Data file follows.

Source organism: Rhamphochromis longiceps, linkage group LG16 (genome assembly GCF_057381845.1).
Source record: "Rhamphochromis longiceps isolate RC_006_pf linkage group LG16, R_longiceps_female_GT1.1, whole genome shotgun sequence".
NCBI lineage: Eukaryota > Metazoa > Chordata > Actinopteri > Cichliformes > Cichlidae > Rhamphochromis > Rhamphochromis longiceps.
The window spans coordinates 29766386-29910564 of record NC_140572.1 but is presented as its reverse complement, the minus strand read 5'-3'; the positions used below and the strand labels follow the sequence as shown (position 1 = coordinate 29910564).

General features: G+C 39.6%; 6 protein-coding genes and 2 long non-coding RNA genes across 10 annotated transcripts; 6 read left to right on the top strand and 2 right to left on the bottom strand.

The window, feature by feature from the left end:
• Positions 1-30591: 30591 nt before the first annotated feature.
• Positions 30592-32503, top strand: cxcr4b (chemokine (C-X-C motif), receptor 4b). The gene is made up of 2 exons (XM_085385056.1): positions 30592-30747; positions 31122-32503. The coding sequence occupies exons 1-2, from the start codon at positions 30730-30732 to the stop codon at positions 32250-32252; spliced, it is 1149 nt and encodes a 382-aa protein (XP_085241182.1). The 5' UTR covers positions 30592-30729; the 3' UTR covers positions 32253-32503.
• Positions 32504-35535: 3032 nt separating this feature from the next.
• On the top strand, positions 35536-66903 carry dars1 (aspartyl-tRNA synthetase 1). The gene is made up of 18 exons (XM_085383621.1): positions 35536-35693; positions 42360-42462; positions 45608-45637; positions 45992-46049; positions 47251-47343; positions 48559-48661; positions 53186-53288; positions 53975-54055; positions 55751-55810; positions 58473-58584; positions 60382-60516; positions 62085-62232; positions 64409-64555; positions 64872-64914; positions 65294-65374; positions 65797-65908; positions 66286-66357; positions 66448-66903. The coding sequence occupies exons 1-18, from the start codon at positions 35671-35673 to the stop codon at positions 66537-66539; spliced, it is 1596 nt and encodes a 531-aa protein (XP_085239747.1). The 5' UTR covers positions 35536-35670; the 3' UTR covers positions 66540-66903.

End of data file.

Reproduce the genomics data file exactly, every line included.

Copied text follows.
Source organism: Rhamphochromis longiceps, linkage group LG16 (genome assembly GCF_057381845.1).
Source record: "Rhamphochromis longiceps isolate RC_006_pf linkage group LG16, R_longiceps_female_GT1.1, whole genome shotgun sequence".
NCBI lineage: Eukaryota > Metazoa > Chordata > Actinopteri > Cichliformes > Cichlidae > Rhamphochromis > Rhamphochromis longiceps.
The window spans coordinates 29766386-29910564 of record NC_140572.1 but is presented as its reverse complement, the minus strand read 5'-3'; the positions used below and the strand labels follow the sequence as shown (position 1 = coordinate 29910564).

General features: G+C 39.6%; 6 protein-coding genes and 2 long non-coding RNA genes across 10 annotated transcripts; 6 read left to right on the top strand and 2 right to left on the bottom strand.

The window, feature by feature from the left end:
• Positions 1-30591: 30591 nt before the first annotated feature.
• Positions 30592-32503, top strand: cxcr4b (chemokine (C-X-C motif), receptor 4b). The gene is made up of 2 exons (XM_085385056.1): positions 30592-30747; positions 31122-32503. The coding sequence occupies exons 1-2, from the start codon at positions 30730-30732 to the stop codon at positions 32250-32252; spliced, it is 1149 nt and encodes a 382-aa protein (XP_085241182.1). The 5' UTR covers positions 30592-30729; the 3' UTR covers positions 32253-32503.
• Positions 32504-35535: 3032 nt separating this feature from the next.
• On the top strand, positions 35536-66903 carry dars1 (aspartyl-tRNA synthetase 1). The gene is made up of 18 exons (XM_085383621.1): positions 35536-35693; positions 42360-42462; positions 45608-45637; positions 45992-46049; positions 47251-47343; positions 48559-48661; positions 53186-53288; positions 53975-54055; positions 55751-55810; positions 58473-58584; positions 60382-60516; positions 62085-62232; positions 64409-64555; positions 64872-64914; positions 65294-65374; positions 65797-65908; positions 66286-66357; positions 66448-66903. The coding sequence occupies exons 1-18, from the start codon at positions 35671-35673 to the stop codon at positions 66537-66539; spliced, it is 1596 nt and encodes a 531-aa protein (XP_085239747.1). The 5' UTR covers positions 35536-35670; the 3' UTR covers positions 66540-66903.